Currently, the primary treatment for ION is the administration of glucocorticoid. The ONTT study included a 10-year follow-up on the ION patients and found that the proportion of patients with a recurrence was higher in the prednisone treatment group (44%) than in the intravenous methylprednisolone group (29%) and the placebo group (31%) [4]. Therefore, it is not recommended to treat ION patients with oral prednisone alone. However, why oral prednisone alone was associated with increased optic neuritis recurrence was not explored in the ONTT study [14]. In our study, the recurrence rate for patients who received a relatively low initial dosage (equivalent to ≤100 mg prednisone/day) was much higher than those that had a relatively high dosage (equivalent to >100 mg prednisone/day) (42% vs. 25%). In China, Zhou et al. treated 26 ION patients (29 eyes) with oral prednisone (initial dosage: 100–200 mg/day). They conducted a follow-up evaluation ranging from 6 months to 14 years (1 to 5 years for 18 cases) and found no recurrent cases [15].

Buttgereit et al. [16] proposed classifications for glucocorticoid treatment based on dosage and mechanism: (1) genomic effects: when the dosage is equivalent to ≤100 mg prednisone/day, glucocorticoid becomes effective through binding to cytosolic receptors to form complexes, which enter the nucleus and regulate target gene transcription; (2) non-genomic effects: when the dosage is equivalent to >100 mg prednisone/day, non-genomic effects also come into play, the mechanisms of which are completely different from those of the classic genomic effects. At a high doses, the cytosolic receptors are nearly completely saturated. Glucocorticoid shows non-genomic effects through reacting with cytosolic small molecular proteins and membrane/nucleus receptors, which in turn directly affect inflammatory transduction pathways.

From our calculations, we know that in the ONTT study, intravenous methylprednisolone (1 g/day) exhibited non-genomic effects, while oral prednisone alone (1 mg/kg/day) exhibited genomic effects (assuming the body weights of the patients were less than 100 kg) [5]; the mechanism of oral prednisone (100–200 mg/day) in Zhou et al.’s investigation involved non-genomic effects [15]. Therefore, we believe that non-genomic effects might play an important role in reducing the recurrence of ION, which warrants further investigation.

There are differences among the races and clinical characteristics of unilateral and bilateral ION patients. Unilateral ION occurs more frequently among Caucasians; the patients usually have a low proportion of optic disc edema and have a good visual acuity prognosis [5], [17][19]. Bilateral ION occurs predominantly among Asians and Africans, and the patients generally have a higher optic disc edema compared to unilateral ION patients; they have a relatively poor visual acuity prognosis [20][24]. In the present study, the recurrence rate of unilateral ION (40%) was much higher than that of bilateral ION (12%) (p = 0.001). This finding further supported that there are significant differences between unilateral and bilateral ION among Chinese patients [20].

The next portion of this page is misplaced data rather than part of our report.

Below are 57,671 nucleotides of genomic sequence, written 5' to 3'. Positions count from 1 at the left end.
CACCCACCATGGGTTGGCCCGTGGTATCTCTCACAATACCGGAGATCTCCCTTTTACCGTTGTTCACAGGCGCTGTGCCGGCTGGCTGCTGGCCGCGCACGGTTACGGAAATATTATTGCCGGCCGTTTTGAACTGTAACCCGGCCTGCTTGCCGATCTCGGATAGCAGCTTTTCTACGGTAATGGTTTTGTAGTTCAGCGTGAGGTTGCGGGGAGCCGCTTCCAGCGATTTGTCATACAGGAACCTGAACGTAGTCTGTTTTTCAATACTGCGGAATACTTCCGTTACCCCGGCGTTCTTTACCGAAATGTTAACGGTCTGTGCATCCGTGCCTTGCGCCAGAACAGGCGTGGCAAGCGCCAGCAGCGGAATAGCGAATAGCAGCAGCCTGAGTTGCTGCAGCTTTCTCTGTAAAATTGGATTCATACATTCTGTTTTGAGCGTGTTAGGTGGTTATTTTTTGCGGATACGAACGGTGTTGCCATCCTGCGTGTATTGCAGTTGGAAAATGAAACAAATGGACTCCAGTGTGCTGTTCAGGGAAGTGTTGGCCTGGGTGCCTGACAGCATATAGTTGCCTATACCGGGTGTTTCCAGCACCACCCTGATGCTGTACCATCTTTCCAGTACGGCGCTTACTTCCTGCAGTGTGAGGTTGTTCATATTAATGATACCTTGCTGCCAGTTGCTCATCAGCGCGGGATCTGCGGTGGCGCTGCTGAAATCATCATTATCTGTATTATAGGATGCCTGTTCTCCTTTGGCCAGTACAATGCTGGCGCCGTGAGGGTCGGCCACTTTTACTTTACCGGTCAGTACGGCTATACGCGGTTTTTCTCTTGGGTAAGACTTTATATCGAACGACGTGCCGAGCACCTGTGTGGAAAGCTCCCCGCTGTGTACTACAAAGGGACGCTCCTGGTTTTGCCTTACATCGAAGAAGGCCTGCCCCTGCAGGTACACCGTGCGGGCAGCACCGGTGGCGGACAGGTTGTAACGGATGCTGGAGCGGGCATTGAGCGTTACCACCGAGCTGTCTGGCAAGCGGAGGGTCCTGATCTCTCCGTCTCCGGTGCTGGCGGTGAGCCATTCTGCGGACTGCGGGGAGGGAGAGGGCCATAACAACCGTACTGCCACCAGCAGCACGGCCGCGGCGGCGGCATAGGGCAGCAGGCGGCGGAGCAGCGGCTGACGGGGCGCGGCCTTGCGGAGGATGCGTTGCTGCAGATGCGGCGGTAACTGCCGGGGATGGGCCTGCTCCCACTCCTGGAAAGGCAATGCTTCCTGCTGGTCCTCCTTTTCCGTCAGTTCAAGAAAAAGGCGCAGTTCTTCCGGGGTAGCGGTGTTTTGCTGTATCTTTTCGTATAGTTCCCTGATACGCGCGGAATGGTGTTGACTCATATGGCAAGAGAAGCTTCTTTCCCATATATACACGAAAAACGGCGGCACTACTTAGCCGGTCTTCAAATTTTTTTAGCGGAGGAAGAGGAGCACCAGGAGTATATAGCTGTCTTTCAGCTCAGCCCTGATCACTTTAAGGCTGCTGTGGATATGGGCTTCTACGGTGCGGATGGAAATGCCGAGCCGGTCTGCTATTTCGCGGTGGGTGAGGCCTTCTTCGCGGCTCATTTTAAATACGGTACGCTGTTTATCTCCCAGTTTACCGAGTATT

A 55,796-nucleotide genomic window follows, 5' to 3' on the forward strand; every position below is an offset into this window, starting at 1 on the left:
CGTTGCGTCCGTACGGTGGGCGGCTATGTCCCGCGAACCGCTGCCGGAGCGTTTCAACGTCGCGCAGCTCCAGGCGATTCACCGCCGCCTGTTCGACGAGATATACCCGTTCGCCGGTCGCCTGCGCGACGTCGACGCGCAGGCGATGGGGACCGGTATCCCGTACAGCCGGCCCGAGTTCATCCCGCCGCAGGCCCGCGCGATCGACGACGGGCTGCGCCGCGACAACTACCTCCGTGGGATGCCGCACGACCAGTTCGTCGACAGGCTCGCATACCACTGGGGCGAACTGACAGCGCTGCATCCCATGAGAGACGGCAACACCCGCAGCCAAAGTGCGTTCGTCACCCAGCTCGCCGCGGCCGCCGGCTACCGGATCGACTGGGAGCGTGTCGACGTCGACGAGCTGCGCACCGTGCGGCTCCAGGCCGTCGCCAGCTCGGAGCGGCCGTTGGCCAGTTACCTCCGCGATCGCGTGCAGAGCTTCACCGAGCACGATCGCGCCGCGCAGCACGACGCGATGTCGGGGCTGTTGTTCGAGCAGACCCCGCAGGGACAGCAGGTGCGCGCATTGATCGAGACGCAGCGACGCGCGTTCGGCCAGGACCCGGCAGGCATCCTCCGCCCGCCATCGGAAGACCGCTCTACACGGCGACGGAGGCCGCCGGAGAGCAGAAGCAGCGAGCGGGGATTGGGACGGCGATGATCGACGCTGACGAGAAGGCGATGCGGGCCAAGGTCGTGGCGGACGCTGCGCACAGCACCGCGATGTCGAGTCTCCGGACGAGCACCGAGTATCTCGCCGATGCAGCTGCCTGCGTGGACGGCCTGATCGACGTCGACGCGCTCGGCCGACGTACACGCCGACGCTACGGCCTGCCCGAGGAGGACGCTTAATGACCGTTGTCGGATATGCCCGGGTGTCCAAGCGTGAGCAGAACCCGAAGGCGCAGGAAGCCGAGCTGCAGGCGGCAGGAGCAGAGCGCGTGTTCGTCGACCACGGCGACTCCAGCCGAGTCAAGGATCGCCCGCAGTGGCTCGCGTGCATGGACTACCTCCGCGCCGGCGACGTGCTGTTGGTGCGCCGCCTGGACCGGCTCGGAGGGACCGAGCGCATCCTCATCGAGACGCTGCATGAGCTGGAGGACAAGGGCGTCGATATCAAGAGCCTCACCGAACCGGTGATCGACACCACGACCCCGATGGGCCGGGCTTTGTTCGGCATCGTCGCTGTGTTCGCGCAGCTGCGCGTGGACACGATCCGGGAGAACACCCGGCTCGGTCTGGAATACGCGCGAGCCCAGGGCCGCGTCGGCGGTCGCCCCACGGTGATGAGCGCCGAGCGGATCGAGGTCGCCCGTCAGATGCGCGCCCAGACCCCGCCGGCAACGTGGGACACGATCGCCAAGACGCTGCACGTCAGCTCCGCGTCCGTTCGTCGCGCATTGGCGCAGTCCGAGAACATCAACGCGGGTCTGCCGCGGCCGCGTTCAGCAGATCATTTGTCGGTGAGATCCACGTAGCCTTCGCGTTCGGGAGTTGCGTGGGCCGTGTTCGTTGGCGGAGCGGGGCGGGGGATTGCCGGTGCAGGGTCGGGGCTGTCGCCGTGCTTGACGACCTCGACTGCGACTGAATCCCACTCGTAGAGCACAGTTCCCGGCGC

In a previous study, ION patients were classified into three groups based on their underlining diseases: the MS group, the NMO group, and the unknown cause group [6]. In the present study, we further divided the unknown cause group and created a demyelinating lesion alone group. The patients in the demyelinating lesion alone group suffered from demyelinating lesions of the central nervous system demonstrated by radiology but did not reach the MS or NMO diagnostic criteria during the follow-up. In the ONTT study, patients with one or more demyelinating lesions on baseline brain magnetic resonance imaging (MRI) had a higher risk of developing MS (72%) than those with no demyelinating lesions (25%) [25]. Because both MS and NMO are essentially demyelinating diseases, it is predicted that the 27 ION patients with demyelinating lesions alone in the present study have an increased likelihood of eventually developing MS or NMO. In addition, the patients in the MS and NMO groups have a high recurrence rate. These findings suggest that the MS and NMO are the main cause of recurrence in ION in this study.

There is still no final conclusion on whether or not early recurrence of optic neuritis will increase the risk of developing MS or NMO. Some studies have reported that earlier and higher frequency of recurrence of optic neuritis was associated with a greater risk of developing MS [26], [27]; however, no such conclusion was obtained in one study [28]. Recurrent optic neuritis is a characteristic of NMO, but it is still unclear whether more frequent recurrence will increase the risk of developing NMO. Nevertheless, one study showed that among optic neuritis patients who were positive for serum NMO-immunoglobulin G, the hemagglutination titers of recurrent patients were higher than those of non-recurrent patients [29].

Due to limited resources, none of the patients received an NMO-immunoglobulin G test. Therefore, it is possible that some NMO patients were not diagnosed. Another limitation of this study is that there were only 19 patients in the relatively low-dosage glucocorticoid group, which might have contributed to the occurrence of edge effect (p = 0.045) when predicting recurrence; this edge effect is worth confirming in future prospective studies. However, the present study has been confirmed, based on a literature search, to have the most clinical parameters for a study on ION recurrence. Furthermore, we are the first group to elucidate whether glucocorticoid increases the risk of ION recurrence due to genomic or non-genomic effects.

Conclusion

The present study reveals that relatively low glucocorticoid dosage (equivalent to ≤100 mg prednisone/day) and unilateral optic nerve involvement at the initial stage of the disease are factors that increase the risk of ION recurrence. The underlying diseases, including NMO, MS and demyelinating lesions alone, can dramatically increase this risk. Although there was an edge effect when using the glucocorticoid dosage for recurrence prediction in this study, the ONTT study has also demonstrated the glucocorticoid dosage would affect the recurrence rate. Therefore, it is recommended that whatever type of glucocorticoid is used to treat optic neuritis, a sufficient dosage should be given at the early stage of treatment to reduce the recurrence rate. In addition, ION patients with demyelinating lesions of the central nervous system have a high risk of recurrence. These patients may benefit from an intensified follow-up.

Acknowledgments

We thank Dr. Bing-Yao Lu, Dr. Zhen-Ni Zhao, Dr. Qiu-Shui Huang, Dr. Cheng-Mao Li and Dr. Qiang Hu for their assistance in collecting the data; thanks to Mr. Gui-Bo Mo for his assistance with statistical analysis.

Author Contributions

Conceived and designed the experiments: JJL YD JFH. Performed the experiments: JJL JFH YJZ KL. Analyzed the data: JJL YD. Contributed reagents/materials/analysis tools: YD JFH YJZ. Wrote the paper: YD JJL.